Intermediality in Theatre and Performance

Intermediality in Theatre and Performance

Intermediality in Theatre and Performance

Intermediality in Theatre and Performance


"Intermediality": the incorporation of digital technology into theatre practice, and the presence of film, television and digital media in contemporary theatre is a significant feature of twentieth-century performance. Presented here for the first time is a major collection of essays, written by the "Theatre and Intermediality Research Group" of the" International Federation for Theatre Research," which assesses" intermediality in theatre and performance." The book draws on the history of ideas to present a concept of intermediality as an" integration of thoughts and medial processes," and it locates intermediality at the" inter-sections situated in-between" the performers, the observers and the confluence of media, medial spaces and art forms involved in performance at a particular moment in time. Referencing examples from contemporary theatre, cinema, television, opera, dance and puppet theatre, the book puts forward a thesis that the intermedial is a space where the boundaries soften and we are" in-between and within a mixing of space, media and realities, with theatre providing the staging space for intermediality." The book places theatre and" performance" at the heart of the 'new media' debate and will be of keen interest to students, with clear relevance to undergraduates and post-graduates in Theatre Studies and Film and Media Studies, as well as the theatre research community.


This chapter locates theatre as the stage of intermediality as a natural conclusion to the history of ideas about theatre. Set within the context of philosophical debate on theatre, the author questions first whether theatre is a secondary or composite art, or a primary and 'autonomous' art like literature, visual arts and music. Discussed with reference to the three most important representatives of German Idealism: Immanuel Kant, Georg Hegel and Arthur Schopenhauer, and explored further though Richard Wagner, Wassily Kandinsky and Jan Mukarovsky the author argues that theatre is the paradigm of all arts, and a hypermedium that incorporates all arts and media. From this position, he moves to argue that theatre is the art of the performer and the art of presence. In order to clarify this assumption, the author compares theatre to film, which he regards as the medium of absence that hides its own mediality in accordance with the functioning of modern technology. Through an examination of theatre in the era of the device paradigm, the author assesses how film has taken over the function of theatre as dramatic art. However, rather than lamenting this fact, the author argues that the logical conclusion must be to re-define theatre: not as a composite art, nor as a dramatic art, but as the stage of intermediality.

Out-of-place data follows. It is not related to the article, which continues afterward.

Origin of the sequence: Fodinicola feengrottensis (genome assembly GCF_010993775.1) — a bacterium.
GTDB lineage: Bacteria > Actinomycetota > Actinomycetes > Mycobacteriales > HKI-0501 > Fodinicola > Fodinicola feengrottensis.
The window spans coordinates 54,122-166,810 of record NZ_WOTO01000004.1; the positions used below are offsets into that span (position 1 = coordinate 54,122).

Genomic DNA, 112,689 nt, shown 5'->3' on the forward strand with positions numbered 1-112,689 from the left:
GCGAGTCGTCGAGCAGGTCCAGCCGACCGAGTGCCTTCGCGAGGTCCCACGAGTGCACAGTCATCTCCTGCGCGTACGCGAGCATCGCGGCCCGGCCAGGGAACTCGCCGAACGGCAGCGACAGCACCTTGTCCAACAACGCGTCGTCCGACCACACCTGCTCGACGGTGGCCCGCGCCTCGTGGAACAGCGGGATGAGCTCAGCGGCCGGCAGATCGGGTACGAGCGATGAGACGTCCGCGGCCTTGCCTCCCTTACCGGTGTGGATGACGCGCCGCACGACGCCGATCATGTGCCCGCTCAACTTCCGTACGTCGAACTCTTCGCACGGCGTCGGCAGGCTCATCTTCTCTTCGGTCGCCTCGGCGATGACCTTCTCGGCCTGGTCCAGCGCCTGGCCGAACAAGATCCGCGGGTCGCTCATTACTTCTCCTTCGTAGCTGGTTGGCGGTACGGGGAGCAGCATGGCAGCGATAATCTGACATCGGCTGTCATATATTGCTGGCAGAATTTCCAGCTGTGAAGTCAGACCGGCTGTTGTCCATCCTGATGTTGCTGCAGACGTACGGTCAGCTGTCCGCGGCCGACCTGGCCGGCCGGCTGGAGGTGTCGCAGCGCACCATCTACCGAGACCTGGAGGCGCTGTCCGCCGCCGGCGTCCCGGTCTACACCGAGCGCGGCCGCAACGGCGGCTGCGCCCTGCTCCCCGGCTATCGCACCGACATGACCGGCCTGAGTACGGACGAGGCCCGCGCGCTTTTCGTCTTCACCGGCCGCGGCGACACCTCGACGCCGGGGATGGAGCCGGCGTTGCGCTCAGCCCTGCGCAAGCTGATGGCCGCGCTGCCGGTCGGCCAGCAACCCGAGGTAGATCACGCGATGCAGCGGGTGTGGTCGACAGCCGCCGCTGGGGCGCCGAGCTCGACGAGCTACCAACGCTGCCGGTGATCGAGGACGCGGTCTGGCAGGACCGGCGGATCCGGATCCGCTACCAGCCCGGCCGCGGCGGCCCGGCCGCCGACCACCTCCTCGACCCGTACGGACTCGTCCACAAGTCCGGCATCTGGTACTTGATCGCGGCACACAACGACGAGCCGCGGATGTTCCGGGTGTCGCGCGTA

Theatre as paradigm of the arts and hypermedium

There is a long tradition of thinking about theatre as a secondary, or 'composite' art as opposed to a primary, or 'autonomous' art like literature, visual arts and music. In the philosophical debate about the arts in the eighteenth and nineteenth century the question about how the different primary arts related to one another played an important role in determining systematically the different expressions of the creative faculties of the human being.

In 1798, Kant put forward his idea that words, images and sounds were the ideal typical or pure expressions of our experiences in thoughts (Gedanken) and intuitions (Anschauungen), which he subdivided into sensuous intuitions (Sinnesanschauungen) and sensations (Empfindungen). Kant considered poetry (Dichtkunst) as the highest art, because it was [the art of conducting the free play of imagination] (Einbildungskraft), which constituted the synthesis of thoughts and intuitions (Kant 1986: 257). Hegel, however, writing in 1842, suggested that drama (as in the dramatic text) was the highest art, because it constituted the synthesis of the subjectivity of the lyric and the objectivity of the epic. To be more precise, Hegel defined theatre as the highest art, because it is in the theatre performance only that the drama finds its completion through direct presence in action:

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